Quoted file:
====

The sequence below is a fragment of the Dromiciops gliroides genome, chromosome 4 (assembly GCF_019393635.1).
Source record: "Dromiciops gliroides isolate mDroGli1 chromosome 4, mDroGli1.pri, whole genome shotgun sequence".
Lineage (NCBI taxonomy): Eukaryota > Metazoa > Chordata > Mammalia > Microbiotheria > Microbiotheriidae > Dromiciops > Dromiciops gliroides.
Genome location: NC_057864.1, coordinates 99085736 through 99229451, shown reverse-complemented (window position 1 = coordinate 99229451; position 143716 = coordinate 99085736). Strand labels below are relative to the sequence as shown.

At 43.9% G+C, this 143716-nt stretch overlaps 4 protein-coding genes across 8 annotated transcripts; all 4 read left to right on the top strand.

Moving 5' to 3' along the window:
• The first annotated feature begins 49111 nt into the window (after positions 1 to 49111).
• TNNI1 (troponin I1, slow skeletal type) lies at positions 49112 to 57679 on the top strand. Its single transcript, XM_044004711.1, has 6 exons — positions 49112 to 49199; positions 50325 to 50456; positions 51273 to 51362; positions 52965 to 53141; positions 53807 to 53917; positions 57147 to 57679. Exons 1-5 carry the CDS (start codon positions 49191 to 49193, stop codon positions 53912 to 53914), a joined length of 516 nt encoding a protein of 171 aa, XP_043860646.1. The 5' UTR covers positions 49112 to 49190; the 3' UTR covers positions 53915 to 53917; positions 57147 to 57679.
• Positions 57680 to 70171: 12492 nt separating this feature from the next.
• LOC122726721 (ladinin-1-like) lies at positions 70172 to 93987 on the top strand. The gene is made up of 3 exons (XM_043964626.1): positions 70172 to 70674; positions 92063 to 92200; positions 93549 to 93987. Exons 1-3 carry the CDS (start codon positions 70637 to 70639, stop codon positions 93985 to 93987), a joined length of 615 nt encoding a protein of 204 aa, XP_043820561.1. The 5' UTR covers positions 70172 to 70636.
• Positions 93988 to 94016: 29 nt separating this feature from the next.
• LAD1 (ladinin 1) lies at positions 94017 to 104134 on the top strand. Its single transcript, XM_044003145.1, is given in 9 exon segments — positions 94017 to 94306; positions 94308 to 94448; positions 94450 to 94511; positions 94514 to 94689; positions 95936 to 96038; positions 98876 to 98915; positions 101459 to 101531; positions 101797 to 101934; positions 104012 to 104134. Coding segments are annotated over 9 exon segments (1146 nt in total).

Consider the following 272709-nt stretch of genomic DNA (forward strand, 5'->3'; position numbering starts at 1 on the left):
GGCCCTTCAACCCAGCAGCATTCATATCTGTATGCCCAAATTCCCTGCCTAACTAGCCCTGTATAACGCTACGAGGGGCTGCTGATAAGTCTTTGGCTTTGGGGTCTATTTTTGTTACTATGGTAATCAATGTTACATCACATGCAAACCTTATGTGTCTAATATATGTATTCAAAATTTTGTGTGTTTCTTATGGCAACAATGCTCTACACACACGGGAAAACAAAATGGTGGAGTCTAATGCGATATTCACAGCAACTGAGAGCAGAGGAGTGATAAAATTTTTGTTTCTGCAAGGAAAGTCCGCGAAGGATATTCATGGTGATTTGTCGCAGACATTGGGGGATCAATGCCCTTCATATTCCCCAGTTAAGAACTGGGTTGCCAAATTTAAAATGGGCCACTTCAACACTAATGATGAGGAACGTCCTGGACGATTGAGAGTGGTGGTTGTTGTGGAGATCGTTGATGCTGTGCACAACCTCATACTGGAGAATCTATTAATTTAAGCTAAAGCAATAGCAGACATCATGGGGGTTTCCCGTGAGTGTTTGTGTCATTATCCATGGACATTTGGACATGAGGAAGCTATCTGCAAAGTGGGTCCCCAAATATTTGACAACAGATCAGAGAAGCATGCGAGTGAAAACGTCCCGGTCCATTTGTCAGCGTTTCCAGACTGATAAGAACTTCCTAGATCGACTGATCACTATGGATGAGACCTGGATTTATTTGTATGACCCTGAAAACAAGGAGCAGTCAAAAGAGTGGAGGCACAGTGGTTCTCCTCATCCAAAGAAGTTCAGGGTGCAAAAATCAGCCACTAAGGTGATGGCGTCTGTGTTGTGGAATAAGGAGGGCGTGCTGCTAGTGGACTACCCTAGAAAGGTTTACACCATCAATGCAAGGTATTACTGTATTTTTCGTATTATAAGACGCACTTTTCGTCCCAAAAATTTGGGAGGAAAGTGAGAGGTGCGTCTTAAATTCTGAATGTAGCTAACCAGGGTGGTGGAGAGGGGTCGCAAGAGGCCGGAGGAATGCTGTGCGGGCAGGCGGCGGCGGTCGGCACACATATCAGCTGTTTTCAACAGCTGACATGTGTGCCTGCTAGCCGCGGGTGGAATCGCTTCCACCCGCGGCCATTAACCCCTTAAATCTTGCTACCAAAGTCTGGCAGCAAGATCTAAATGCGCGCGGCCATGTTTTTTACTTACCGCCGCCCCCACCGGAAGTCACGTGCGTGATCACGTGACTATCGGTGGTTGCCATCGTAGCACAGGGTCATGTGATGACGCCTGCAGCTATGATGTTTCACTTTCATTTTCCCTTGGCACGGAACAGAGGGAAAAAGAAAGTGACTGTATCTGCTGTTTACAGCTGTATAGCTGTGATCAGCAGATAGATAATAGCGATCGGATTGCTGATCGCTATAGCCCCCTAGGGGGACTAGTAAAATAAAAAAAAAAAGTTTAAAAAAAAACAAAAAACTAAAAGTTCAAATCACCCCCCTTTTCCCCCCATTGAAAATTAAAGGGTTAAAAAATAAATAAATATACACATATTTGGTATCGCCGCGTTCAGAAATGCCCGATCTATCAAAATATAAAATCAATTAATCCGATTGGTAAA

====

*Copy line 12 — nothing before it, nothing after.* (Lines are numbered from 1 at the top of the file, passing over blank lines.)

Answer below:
• LAD1 (ladinin 1) lies at positions 94017 to 104134 on the top strand. Its single transcript, XM_044003145.1, is given in 9 exon segments — positions 94017 to 94306; positions 94308 to 94448; positions 94450 to 94511; positions 94514 to 94689; positions 95936 to 96038; positions 98876 to 98915; positions 101459 to 101531; positions 101797 to 101934; positions 104012 to 104134. Coding segments are annotated over 9 exon segments (1146 nt in total).